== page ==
Photo Information

Marines with Fox Company, 2nd Battalion, 4th Marine Regiment, maneuver around enemy positions during a squad and fire team maneuver exercise aboard Marine Corps Base Camp Pendleton, Calif., April 2, 2014. The exercise allowed Marines from the company to be evaluated on their skills while allowing them to work with various weapon systems.

Photo by Ashton Buckingham

“Magnificent Bastards” Re-familiarize themselves with infantry tactics

9 Apr 2014 | LCpl Ashton Buckingham 1st Marine Division

The sound of mortars echoed through the air as Marines with Fox Company, 2nd Battalion, 4th Marine regiment, maneuvered through the dry, rocky creek bed. Machine guns rained suppressive fire down on the opposing hill in an effort to give the riflemen necessary cover.

For the next three days riflemen, assault men, machine-gunners and mortar-men practiced assaulting the enemy in various sized groups, collaborating with one another. This exercise is intended to familiarize squad leaders with their units and elements of engagement while giving them the opportunity to mentor Marines in their charge.

“Here at range 219 we have been using the crawl, walk, run style of training,” said Cpl. Nathan Aschenbrenner, squad leader of 1st platoon. “We utilized fire team attacks to emphasize small unit leadership. This is the culmination of that. We are combining all the fire teams together and doing squad rushes.” 

While conducting the attacks, first-time squad leaders are trying to uphold 2nd Battalion, 4th Marines, nicknamed “The Magnificent Bastards”, long and proud history. 

“There is always that adjustment period when you’re the new guy to the unit,” said Capt. Nathan M. Rollins the commanding officer of Fox Co. “Marines are Marines, and we all come from a similar background that makes a communality between us. However, every unit has it’s own culture that you adjust to and try to live up to.”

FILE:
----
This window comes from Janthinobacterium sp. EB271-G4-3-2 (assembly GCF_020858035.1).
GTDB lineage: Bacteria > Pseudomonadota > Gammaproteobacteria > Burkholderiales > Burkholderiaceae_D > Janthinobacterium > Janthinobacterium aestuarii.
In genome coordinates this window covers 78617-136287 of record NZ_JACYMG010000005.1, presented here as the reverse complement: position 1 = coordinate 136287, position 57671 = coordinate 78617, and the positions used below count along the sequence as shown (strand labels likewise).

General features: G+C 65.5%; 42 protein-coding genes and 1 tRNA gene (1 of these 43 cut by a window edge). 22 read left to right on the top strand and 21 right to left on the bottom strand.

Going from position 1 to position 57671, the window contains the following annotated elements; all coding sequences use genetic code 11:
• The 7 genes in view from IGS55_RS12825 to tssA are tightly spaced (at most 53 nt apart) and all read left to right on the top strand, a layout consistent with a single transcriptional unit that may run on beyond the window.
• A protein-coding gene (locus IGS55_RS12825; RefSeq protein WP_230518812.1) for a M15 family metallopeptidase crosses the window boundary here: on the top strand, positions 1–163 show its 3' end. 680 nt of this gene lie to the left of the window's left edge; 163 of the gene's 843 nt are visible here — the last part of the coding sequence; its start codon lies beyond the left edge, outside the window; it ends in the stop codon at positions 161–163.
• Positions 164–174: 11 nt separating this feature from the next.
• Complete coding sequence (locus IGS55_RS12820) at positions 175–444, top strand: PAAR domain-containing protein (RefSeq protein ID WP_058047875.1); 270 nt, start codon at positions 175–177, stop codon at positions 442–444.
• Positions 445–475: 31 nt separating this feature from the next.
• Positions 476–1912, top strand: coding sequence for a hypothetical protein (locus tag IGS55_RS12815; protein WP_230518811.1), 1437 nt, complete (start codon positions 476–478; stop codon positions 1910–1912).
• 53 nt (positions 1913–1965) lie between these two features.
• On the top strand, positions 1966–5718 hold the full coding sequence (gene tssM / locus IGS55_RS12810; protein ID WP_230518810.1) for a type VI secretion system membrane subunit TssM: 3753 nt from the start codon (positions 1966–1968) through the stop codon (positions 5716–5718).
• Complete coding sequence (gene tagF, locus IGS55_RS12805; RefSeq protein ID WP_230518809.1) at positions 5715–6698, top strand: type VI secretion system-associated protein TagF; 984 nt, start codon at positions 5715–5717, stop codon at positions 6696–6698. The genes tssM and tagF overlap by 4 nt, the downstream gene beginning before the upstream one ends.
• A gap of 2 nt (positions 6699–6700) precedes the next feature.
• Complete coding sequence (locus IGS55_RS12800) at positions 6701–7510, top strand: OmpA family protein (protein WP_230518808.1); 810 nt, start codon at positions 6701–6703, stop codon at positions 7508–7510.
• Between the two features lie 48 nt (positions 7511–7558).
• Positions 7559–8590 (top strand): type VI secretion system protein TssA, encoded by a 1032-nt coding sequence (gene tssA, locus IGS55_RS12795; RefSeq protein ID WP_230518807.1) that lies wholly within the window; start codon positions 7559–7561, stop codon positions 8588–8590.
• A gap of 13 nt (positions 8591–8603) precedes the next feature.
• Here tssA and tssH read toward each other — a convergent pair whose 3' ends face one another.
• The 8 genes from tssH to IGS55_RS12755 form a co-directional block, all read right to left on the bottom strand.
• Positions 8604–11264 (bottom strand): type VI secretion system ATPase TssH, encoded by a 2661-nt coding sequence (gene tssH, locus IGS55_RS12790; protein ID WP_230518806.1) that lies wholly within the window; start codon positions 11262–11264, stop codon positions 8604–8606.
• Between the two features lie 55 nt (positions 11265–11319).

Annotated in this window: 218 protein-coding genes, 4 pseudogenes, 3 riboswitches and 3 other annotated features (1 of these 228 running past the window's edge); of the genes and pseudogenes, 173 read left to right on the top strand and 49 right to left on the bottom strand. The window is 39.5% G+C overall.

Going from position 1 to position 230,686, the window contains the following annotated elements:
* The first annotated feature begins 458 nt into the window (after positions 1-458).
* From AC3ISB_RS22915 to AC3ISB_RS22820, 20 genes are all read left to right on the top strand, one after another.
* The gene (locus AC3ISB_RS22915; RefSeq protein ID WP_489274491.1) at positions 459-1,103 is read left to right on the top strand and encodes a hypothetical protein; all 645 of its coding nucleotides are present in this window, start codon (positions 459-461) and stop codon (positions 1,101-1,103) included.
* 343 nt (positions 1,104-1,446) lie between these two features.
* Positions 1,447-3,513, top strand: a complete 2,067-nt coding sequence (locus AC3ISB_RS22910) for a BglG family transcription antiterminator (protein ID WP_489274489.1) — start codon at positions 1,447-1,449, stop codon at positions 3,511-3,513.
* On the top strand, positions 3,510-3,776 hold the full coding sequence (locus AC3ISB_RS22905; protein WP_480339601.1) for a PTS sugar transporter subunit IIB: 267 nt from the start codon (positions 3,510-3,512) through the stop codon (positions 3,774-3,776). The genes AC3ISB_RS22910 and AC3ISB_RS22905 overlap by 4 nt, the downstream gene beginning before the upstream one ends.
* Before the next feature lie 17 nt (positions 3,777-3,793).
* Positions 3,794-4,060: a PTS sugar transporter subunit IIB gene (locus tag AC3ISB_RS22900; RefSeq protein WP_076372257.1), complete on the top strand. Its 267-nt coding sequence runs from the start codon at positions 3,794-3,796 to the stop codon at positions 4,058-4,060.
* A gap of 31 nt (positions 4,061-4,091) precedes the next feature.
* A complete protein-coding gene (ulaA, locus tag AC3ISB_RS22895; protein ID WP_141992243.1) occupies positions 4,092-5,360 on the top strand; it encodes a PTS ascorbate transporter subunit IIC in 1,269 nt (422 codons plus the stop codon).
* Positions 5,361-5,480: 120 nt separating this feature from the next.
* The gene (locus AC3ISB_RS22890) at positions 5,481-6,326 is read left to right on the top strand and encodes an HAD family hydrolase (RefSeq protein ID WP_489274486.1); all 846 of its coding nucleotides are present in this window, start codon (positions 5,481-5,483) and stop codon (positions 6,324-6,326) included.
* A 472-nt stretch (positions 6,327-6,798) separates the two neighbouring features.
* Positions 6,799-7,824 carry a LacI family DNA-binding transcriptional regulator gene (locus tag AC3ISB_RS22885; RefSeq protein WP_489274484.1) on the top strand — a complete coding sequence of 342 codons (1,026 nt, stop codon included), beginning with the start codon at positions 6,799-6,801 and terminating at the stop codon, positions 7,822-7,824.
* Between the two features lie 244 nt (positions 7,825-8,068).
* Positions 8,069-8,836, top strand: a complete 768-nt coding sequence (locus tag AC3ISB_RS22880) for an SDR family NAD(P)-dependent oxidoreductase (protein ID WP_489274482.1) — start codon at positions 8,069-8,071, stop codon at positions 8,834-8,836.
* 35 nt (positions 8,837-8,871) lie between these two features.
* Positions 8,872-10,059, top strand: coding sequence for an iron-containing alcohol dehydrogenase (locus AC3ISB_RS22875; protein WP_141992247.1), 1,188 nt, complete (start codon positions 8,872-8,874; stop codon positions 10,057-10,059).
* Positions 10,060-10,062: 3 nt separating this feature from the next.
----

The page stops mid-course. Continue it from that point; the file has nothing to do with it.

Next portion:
With such a prestigious history, the squad leaders have been ensuring the junior Marines learn the concepts by using proven methods. These methods include going over the information as a group and organizing run-throughs and rehearsals of the concepts. Also, practical application where Marines put what they learned to use in live-fire exercises, explained Cpl. Alfred Johnson II, the machine gun section leader.

“My machine gunners have really understood and have been taking a closer note at what the infantrymen do on the ground,” said Johnson, a native of Brooklyn, N.Y. “It has really come to play when supporting them.”

There has definitely been some growing pains, but through rehearsals and multiple run-throughs it has really come together, said Aschenbrenner, a native of Edmon, Okla. These basic concepts are a key part of every infantryman

“Ultimately I’m looking to train these Marines better then I was trained,” said Aschenbrenner. “The bar is definitely set high because I had some great leadership but I think they can do it,” 

Every Marine is a rifleman, and leading from the front are some of the simple concepts that make the Marine Corps world renowned for their war fighting ability. Through their intentional and strategic training, 2nd Bn., 4th Marines are bringing these concepts to life for their Marines.

1st Marine Division